Balkan Conflicts (1991 - 1995) (1998 - 2001) )
Stage
Ceasefire/related (Related)
Conflict nature
Government/territory
Peace process
128: Bosnia Local peace processes
Parties
LT GEN Ratko Mladic; GEN Milovoj Petkovic
Third parties
Witness: LT GEN Philippe Morillon
Description
This short agreement provides for a ceasefire to commence on May 18, 1993. It also provides to expedite a prisoner exchange process, exchange of bodies, freedom of movement for civilians across front lines, and freedom of movement for flows of humanitarian aid.

Agreement document
BA_930516_Agreement on Establishment of the Cease-fire.pdf []

Groups

Children/youth
No specific mention.
Disabled persons
No specific mention.
Elderly/age
No specific mention.
Migrant workers
No specific mention.
Racial/ethnic/national group
No specific mention.
Religious groups
No specific mention.
Indigenous people
No specific mention.
Other groups
No specific mention.
Refugees/displaced persons
No specific mention.
Social class
No specific mention.

Gender

Women, girls and gender
No specific mention.
Men and boys
No specific mention.
LGBTI
No specific mention.
Family
No specific mention.

State definition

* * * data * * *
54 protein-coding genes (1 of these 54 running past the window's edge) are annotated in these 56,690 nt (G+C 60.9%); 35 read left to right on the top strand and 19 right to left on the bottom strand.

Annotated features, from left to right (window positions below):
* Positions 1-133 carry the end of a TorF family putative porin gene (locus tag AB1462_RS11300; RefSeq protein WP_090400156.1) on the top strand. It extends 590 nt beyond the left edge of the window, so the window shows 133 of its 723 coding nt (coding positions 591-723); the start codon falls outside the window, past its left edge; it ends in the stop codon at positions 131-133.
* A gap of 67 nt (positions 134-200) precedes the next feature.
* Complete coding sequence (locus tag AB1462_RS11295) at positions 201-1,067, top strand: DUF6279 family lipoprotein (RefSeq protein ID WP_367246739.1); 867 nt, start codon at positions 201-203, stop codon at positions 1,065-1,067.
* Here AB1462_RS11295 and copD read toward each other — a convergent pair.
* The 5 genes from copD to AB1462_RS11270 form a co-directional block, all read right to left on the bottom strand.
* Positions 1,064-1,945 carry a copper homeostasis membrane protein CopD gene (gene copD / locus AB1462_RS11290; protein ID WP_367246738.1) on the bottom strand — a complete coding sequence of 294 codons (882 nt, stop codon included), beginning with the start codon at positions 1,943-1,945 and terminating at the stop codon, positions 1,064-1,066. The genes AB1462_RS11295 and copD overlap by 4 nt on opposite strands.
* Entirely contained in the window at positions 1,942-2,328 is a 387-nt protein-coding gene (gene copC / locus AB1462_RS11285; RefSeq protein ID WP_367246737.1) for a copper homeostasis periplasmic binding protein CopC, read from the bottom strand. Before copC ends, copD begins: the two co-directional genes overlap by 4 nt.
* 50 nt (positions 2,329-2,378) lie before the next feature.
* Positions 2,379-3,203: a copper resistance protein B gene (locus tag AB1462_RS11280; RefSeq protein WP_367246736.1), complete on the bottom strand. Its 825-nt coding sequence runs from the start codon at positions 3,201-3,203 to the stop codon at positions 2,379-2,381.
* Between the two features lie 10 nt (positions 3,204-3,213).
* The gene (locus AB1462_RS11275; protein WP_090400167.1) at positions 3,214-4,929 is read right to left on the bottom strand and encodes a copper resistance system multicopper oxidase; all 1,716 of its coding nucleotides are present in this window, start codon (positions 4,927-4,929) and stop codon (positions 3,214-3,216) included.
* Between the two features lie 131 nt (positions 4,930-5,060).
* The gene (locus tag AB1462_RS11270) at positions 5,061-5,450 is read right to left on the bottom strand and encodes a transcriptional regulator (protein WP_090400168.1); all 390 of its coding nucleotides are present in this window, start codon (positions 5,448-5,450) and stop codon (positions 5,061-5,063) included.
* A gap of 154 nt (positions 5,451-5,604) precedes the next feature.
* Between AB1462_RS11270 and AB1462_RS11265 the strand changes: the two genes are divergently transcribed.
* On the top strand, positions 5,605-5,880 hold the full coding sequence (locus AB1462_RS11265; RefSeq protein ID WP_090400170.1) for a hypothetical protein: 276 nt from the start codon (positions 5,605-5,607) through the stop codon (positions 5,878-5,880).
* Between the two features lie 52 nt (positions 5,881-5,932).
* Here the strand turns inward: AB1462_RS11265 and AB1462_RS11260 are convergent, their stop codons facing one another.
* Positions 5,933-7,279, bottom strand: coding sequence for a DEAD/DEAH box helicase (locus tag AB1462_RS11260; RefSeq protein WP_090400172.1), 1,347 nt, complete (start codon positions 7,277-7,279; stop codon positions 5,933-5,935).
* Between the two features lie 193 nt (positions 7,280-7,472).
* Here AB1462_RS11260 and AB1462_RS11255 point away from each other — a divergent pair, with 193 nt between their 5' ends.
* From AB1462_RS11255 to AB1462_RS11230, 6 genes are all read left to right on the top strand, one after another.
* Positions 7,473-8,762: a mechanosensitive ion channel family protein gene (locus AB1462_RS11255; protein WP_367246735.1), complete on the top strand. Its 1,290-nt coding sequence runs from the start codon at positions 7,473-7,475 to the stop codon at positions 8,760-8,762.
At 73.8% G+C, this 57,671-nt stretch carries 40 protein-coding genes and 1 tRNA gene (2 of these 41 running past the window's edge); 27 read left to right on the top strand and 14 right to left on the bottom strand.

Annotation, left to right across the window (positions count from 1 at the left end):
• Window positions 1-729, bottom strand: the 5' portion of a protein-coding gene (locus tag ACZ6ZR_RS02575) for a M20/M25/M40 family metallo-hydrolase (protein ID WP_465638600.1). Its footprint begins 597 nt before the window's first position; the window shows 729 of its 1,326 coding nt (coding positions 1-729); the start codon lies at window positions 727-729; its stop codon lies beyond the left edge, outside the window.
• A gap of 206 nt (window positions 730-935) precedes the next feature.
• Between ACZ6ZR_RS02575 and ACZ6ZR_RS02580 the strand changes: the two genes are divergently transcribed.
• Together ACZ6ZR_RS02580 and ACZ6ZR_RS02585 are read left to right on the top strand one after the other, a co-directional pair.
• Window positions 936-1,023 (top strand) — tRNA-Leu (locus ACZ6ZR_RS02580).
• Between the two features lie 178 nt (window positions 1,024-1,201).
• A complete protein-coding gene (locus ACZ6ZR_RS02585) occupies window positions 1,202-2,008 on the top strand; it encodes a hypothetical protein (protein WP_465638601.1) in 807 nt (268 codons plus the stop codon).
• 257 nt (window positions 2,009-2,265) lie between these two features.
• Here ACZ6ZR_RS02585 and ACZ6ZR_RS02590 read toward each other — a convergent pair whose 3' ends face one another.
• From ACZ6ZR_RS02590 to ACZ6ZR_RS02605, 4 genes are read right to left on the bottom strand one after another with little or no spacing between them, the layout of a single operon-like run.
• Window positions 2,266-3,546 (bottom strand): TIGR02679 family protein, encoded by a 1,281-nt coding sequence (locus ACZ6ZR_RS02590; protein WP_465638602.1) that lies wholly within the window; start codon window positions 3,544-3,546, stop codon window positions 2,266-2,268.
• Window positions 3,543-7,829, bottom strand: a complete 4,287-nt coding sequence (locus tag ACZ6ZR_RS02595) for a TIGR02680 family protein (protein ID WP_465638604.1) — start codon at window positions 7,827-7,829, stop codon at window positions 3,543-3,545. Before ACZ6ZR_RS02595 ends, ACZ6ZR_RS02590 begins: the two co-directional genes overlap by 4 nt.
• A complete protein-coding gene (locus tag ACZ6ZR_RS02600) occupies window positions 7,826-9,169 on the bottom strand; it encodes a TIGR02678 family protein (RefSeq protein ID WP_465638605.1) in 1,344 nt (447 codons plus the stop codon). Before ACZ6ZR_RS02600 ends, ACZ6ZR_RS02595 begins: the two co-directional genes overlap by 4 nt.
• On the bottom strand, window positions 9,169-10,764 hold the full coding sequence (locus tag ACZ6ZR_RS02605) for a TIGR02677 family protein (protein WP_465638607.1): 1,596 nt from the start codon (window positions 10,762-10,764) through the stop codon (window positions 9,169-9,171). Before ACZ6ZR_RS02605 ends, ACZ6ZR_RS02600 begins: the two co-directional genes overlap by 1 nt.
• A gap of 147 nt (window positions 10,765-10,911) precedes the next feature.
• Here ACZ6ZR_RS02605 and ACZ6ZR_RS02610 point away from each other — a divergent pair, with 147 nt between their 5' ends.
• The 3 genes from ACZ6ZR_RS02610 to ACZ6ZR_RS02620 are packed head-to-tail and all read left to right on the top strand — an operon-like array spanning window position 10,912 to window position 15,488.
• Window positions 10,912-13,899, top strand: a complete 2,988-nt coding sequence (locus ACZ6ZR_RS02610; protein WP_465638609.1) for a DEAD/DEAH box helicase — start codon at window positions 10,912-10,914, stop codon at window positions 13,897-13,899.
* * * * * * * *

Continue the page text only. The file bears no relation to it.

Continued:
State definition
No specific mention.

Governance

Political institutions (new or reformed)
No specific mention.
Constitution's affirmation/renewal
No specific mention.
Constitutional reform/making
No specific mention.
Elections
No specific mention.
Electoral commission
No specific mention.
Political parties reform
No specific mention.
Civil society
No specific mention.
Traditional/religious leaders
No specific mention.
Public administration
No specific mention.

Power sharing

Political power sharing
No specific mention.
Territorial power sharing
No specific mention.
Economic power sharing
No specific mention.
Military power sharing
No specific mention.

Human rights and equality

Human rights/RoL
No specific mention.
Equality
No specific mention.
Democracy
No specific mention.
Protection measures
No specific mention.
Human rights framework
No specific mention.
Civil and political rights
No specific mention.
Socio-economic rights
No specific mention.
NHRI
No specific mention.
Regional or international human rights institutions
No specific mention.
Mobility/access
Page 1, 4.
The sides shall permit freedom of movement for the civilian population from one side to the other, according to the wish of the civilian population.

Page 1, 5.
The sides recognize their duty to permit freedom of movement £or the humanitarian convoys over the territories which are under the control of their respective forces.
Detention procedures
No specific mention.
Media and communication
No specific mention.
Citizenship
No specific mention.

Justice sector reform

Criminal justice and emergency law
No specific mention.
State of emergency provisions
No specific mention.
Judiciary and courts
No specific mention.
Prisons and detention
No specific mention.